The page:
What is the Environment? What is the difference between Geology and Geography? From a socio-economic perspective, what is the difference between mining for gold and building a dam? If you choose to pursue a university degree in Geography what kinds of jobs will you be eligible for upon graduation?
These were just a few of the many questions discussed with Shea O’Connor Combined School geography students and teacher Mr Steven Mthethwa who recently toured the Spring Grove Dam in Rosetta. The tour gave students a unique, behind-the-scenes look at the dam, its construction, the impact that it has had on the surrounding social and biophysical environments, and the people employed to build it.
The day began with a Site Induction – a reminder to all visitors of the do’s and don’ts of visiting a construction site. These procedures include wearing a hardhat, suitable footwear and a reflective vest (Personal Protective Equipment) while being aware at all times of moving vehicles and machinery. As safety is first and foremost, talking on cell phones while on a construction site is not allowed!
Upon arrival at the TCTA Visitor Information Centre, students were greeted by Mr Lucky Sanust, Spring Grove Dam Information Officer. Mr Sanust told the students about the various ways the construction of the dam impacts surrounding landowners and how these impacts – the generation of fine particulate dust and noise, siltation of water and the removal and relocation of 45 graves – are being monitored and mitigated. For example, dust generated from truck traffic on the D146 that can have a negative impact on human health is mitigated by trucks spraying this gravelled road with water during daylight hours.
Next, Katie Fenenga, AECOM Social Monitor, and Sandhisha Jay Narain, AECOM Environmental Monitor gave a fascinating and interactive presentation about their personal career experiences since graduating with degrees in Geography and Environmental Management. Katie described working and traveling throughout Central and East Africa working on exploration sites for international mining companies. This work included flying into remote villages in the DRC via helicopter to interview community members about their lifestyles and helping establish a tree nursery in Mozambique.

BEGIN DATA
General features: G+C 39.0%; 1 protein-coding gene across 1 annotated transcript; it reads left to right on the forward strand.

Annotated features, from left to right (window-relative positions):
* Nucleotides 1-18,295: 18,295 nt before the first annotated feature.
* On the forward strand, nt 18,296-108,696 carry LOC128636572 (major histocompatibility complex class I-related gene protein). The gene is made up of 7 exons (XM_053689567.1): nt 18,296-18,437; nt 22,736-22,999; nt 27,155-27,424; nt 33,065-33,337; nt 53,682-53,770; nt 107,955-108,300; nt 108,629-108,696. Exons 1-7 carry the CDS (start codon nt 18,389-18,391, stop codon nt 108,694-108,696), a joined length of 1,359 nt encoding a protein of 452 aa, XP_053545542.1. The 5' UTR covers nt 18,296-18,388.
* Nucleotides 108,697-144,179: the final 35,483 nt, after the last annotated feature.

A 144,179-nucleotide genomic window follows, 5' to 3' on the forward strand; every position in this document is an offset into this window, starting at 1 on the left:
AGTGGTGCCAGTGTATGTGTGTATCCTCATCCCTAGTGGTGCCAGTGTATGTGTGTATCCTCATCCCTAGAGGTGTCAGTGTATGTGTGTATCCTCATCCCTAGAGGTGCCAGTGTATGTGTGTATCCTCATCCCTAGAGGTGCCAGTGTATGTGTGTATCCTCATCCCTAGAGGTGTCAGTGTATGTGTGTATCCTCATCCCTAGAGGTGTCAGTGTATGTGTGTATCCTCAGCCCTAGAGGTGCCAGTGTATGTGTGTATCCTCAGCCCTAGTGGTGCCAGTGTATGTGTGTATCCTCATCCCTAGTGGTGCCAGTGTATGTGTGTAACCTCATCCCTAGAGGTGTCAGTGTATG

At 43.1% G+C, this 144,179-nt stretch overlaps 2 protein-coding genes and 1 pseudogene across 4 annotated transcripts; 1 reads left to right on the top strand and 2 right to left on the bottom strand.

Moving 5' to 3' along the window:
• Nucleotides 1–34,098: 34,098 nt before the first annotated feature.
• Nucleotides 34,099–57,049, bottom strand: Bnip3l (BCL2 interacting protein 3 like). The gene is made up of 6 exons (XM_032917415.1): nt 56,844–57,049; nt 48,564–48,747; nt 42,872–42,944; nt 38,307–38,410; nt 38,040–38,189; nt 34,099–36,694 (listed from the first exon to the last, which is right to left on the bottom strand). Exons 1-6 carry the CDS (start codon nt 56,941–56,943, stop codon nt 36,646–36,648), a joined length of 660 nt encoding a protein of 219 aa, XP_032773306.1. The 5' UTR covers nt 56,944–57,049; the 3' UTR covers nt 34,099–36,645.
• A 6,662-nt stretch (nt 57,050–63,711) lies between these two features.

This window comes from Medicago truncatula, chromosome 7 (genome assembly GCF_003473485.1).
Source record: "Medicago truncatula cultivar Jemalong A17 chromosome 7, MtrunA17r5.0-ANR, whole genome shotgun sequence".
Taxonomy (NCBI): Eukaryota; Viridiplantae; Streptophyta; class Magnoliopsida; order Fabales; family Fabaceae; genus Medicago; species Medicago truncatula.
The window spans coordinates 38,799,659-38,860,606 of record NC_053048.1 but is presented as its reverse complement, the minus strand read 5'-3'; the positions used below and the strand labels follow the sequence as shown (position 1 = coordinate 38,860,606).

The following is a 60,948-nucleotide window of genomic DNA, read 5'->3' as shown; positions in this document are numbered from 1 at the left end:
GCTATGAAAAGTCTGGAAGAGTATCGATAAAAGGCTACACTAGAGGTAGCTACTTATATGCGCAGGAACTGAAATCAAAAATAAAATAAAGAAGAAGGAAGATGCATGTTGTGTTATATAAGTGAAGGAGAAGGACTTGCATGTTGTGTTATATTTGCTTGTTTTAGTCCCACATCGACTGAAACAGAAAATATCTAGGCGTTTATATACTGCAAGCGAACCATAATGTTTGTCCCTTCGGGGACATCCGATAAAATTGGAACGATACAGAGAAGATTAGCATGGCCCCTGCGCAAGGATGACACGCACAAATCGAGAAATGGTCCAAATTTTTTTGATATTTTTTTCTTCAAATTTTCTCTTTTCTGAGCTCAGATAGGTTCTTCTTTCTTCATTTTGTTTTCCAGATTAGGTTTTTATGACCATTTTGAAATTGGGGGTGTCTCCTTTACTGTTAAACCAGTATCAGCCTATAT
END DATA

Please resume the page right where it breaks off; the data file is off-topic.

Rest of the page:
Sandhisha’s career experiences have included working on Transnet’s National Multi Products Pipeline and Durban’s Moses Mabhida Stadium. She shared her exciting experiences as being part of the build-up to the 2010 World Cup.
Afterwards the group, accompanied by Tshepiso Molaba, TCTA Environmental Trainee, were taken by bus to view the dam wall at several locations. Construction of the dam on the Mooi River began in February 2011 and the basin is currently filling.
The dam wall is 607 m long, 37 meters high and is made of composite roller compacted concrete (RCC) with an earth embankment. It is smaller than Midmar Dam; its gross storage volume is 140 million cubic liters as compared to Midmar’s 235 million cubic litres. Its surface area at full supply level will be 10.22 km2 as compared to Midmar’s 17.93 km2. A process is currently underway to establish how the water body may be used for recreational purposes, but at the moment the dam is solely for water storage and not for recreation.
Afterwards, the group returned to the Visitor Centre to enjoy lunch and ask additional questions. Lungisani Mthalane described his impressions of the experience. “This was one of the best, best, best excursions I have ever had – it was a most fruitful and interesting trip. My classmates were surprised and astonished. I felt proud that I knew the people at the dam and their presentations were so cool. (Lungisane visited in April) It was more like the career wise orientation. It helped me to take the final decision on my career without any regret at the end. It made me realise that my career choice is the right option. It proved to us that the basics we learn at school are also needed at the Tertiary education as well on the Real life situations. But out of all, what was running in my mind is that we can’t just keep on building dams. I hope one day we will find a better solution to the water issue. There were lot of things that I discovered whilst we were going around the construction site. Lastly special thanks to the guys we met there, they brightened out my mind.”
Sandhisha Jay Narian commented about the day, “it was refreshing to meet young students who are so invested in their future. Their questions and answers were well articulated, and students displayed a decorum that was both motivating and encouraging.”
Katie Fenenga remarked, “the day renewed my enthusiasm for my field, and that if young people like the Shea O’Connor students are South Africa’s future environmental managers, the country will be in good hands.“
This excursion was organised by Ann Burke of KZN Crane Foundation and the Spring Grove team. Mlhlangeni Conservancy (much of which will be under the dam) used their allocation of the Midlands Conservancies Forum – Environmental Learning and Leadership Programme, funded by N3TC, to assist with costs.